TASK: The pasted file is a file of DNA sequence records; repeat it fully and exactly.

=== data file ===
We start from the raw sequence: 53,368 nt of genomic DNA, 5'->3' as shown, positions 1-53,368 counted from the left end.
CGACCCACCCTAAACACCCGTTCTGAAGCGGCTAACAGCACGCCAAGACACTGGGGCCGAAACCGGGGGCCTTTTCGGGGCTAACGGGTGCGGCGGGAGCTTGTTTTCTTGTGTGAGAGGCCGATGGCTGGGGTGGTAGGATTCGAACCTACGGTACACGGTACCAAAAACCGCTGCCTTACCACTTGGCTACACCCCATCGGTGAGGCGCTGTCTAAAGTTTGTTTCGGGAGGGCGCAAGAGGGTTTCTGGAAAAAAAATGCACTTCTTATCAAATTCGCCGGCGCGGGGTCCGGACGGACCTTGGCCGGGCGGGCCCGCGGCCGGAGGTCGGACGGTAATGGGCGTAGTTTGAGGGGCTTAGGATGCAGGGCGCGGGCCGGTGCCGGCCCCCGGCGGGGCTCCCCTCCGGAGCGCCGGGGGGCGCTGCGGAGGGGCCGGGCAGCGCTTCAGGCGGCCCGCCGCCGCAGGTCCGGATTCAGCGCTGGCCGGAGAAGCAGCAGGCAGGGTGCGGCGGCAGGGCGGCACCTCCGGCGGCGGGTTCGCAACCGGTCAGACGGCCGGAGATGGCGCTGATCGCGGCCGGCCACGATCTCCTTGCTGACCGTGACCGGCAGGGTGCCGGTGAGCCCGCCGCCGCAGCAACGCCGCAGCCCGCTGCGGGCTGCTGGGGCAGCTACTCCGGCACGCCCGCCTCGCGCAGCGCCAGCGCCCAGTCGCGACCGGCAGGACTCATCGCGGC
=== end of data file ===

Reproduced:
We start from the raw sequence: 53,368 nt of genomic DNA, 5'->3' as shown, positions 1-53,368 counted from the left end.
CGACCCACCCTAAACACCCGTTCTGAAGCGGCTAACAGCACGCCAAGACACTGGGGCCGAAACCGGGGGCCTTTTCGGGGCTAACGGGTGCGGCGGGAGCTTGTTTTCTTGTGTGAGAGGCCGATGGCTGGGGTGGTAGGATTCGAACCTACGGTACACGGTACCAAAAACCGCTGCCTTACCACTTGGCTACACCCCATCGGTGAGGCGCTGTCTAAAGTTTGTTTCGGGAGGGCGCAAGAGGGTTTCTGGAAAAAAAATGCACTTCTTATCAAATTCGCCGGCGCGGGGTCCGGACGGACCTTGGCCGGGCGGGCCCGCGGCCGGAGGTCGGACGGTAATGGGCGTAGTTTGAGGGGCTTAGGATGCAGGGCGCGGGCCGGTGCCGGCCCCCGGCGGGGCTCCCCTCCGGAGCGCCGGGGGGCGCTGCGGAGGGGCCGGGCAGCGCTTCAGGCGGCCCGCCGCCGCAGGTCCGGATTCAGCGCTGGCCGGAGAAGCAGCAGGCAGGGTGCGGCGGCAGGGCGGCACCTCCGGCGGCGGGTTCGCAACCGGTCAGACGGCCGGAGATGGCGCTGATCGCGGCCGGCCACGATCTCCTTGCTGACCGTGACCGGCAGGGTGCCGGTGAGCCCGCCGCCGCAGCAACGCCGCAGCCCGCTGCGGGCTGCTGGGGCAGCTACTCCGGCACGCCCGCCTCGCGCAGCGCCAGCGCCCAGTCGCGACCGGCAGGACTCATCGCGGC